FREQUENTLY ASKED QUESTIONS ABOUT OUR LITTLE FARM –
Is Acorn Hill Farm a certified organic dairy?
No. And I sincerely don’t think it will ever happen. Although we make it a point to know the organic standards and guidelines for the type of farming we do, there are too many issues that are problematic. First and foremost is the fact that organic dairy is focused on cows so many guidelines are not appropriate for goats. Cows and goats are two very different species in how they eat and how their metabolism works. Second, we feel there are some very good guidelines for livestock management but there is a lot of room for improvement both in regards to allowed substances and some of the financial burdens associated with certification. Having said that, rest assured that we care for our goats with careful attention to maintaining their health and well being without the use of chemicals, antibiotics or hormone supplements. We primarily use herbal and homeopathic remedies if needed but we will do everything in our power to save a goat that is ill and the simple remedies have not been effective. Our goats are part of our family and we care for them as such.
What happens when your milking goats get old?
Good question! Every goat on the farm except for two (who were given to us by friends) were born here and they all will spend their entire life here. Currently our senior most doe is 12 years old and continues to live with her barn sisters in the main barn. She did not kid this year so she is not contributing to the milk flow but that is fine. I can’t image a milking without Neesa coming into the milking parlor with her sister Gaia. Doesn’t matter that Neesa isn’t milking she has her grain and we check her health and she demands a good neck scratch and we are all happy.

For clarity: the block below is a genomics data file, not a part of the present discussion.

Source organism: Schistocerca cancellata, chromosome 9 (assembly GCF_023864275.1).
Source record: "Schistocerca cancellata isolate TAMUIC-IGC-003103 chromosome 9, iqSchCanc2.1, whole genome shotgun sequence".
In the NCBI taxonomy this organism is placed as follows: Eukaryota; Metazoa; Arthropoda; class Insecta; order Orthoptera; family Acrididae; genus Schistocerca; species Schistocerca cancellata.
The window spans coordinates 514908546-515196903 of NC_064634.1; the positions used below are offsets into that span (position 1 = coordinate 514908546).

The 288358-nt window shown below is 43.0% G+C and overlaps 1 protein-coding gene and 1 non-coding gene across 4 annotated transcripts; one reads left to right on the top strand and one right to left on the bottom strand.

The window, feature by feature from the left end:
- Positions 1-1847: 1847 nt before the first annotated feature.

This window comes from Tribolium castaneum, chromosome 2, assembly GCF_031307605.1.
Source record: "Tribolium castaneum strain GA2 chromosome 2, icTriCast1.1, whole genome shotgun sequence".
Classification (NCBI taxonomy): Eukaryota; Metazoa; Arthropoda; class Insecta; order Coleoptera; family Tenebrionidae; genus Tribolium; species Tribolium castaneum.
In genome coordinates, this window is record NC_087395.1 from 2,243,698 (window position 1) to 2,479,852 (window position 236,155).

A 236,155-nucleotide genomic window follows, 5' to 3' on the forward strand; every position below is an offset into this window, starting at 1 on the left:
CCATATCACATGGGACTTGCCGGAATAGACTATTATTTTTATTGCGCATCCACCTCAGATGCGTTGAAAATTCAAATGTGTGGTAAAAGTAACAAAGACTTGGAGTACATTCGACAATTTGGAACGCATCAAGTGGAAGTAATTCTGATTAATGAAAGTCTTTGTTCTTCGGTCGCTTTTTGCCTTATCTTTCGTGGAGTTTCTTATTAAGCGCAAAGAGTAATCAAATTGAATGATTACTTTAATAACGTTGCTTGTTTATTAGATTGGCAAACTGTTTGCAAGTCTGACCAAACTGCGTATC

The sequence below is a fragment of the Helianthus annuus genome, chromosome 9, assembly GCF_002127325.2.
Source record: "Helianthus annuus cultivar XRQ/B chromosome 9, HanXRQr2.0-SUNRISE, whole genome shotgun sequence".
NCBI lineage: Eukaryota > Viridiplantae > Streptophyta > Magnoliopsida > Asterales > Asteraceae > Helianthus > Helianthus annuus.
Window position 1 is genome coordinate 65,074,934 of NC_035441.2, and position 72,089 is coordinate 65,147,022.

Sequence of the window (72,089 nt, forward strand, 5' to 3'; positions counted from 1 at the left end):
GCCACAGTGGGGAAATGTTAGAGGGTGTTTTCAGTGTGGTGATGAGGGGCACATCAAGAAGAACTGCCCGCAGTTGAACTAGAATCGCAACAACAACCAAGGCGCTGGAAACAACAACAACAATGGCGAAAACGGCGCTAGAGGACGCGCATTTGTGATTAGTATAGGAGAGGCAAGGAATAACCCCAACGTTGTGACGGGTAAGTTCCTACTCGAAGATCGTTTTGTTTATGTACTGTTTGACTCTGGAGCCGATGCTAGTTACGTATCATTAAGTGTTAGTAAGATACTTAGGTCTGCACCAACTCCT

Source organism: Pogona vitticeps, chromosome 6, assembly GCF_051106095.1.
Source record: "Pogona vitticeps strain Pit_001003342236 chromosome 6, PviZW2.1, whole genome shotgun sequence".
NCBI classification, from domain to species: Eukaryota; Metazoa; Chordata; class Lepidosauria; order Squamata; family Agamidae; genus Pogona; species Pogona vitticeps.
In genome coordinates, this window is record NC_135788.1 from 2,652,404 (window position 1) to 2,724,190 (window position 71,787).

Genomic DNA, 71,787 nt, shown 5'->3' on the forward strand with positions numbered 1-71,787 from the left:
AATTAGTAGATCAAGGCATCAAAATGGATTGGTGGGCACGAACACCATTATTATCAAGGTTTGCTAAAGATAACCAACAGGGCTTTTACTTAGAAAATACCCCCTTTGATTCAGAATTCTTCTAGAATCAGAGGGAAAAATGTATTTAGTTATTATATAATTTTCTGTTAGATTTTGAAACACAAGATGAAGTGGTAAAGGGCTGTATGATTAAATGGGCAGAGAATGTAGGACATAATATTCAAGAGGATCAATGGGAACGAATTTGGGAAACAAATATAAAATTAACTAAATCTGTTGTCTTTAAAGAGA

Why is my feta brine yellow?
The brine that our feta is packed in will show various shades of yellow due to the whey that is part of the liquid. Whey is the byproduct of cheese making, the liquid part of the milk, and when the white solids are separated from that liquid it is yellow. You many also notice some cloudiness to the brine which is normal. Cloudiness may been seen more frequently in the fall and winter when the goat milk is very rich.
What are the specks in my cheese?
We use Sicilian sea salt to salt all of the cheeses and it tends to come with some color variation. We prefer sea salt for all of our cheese making.
What about the whey? Isn’t there more than what the feta floats in?
Ah, the whey…. wow, there seems to be an ocean of it some days. For each gallon of milk we turn into cheese there is whey left over. The amount depends on the particular cheese but there is always some. Until someone comes up with a small scale dehydrator for our whey we use it in several ways…. Some whey we use to fertilize acid loving plants which grow here in abundance. Some is offered back to the milking ladies to replenish the minerals that is part of the milk they give. And some is sent to feed the pigs raised by the farmer who cuts our hay.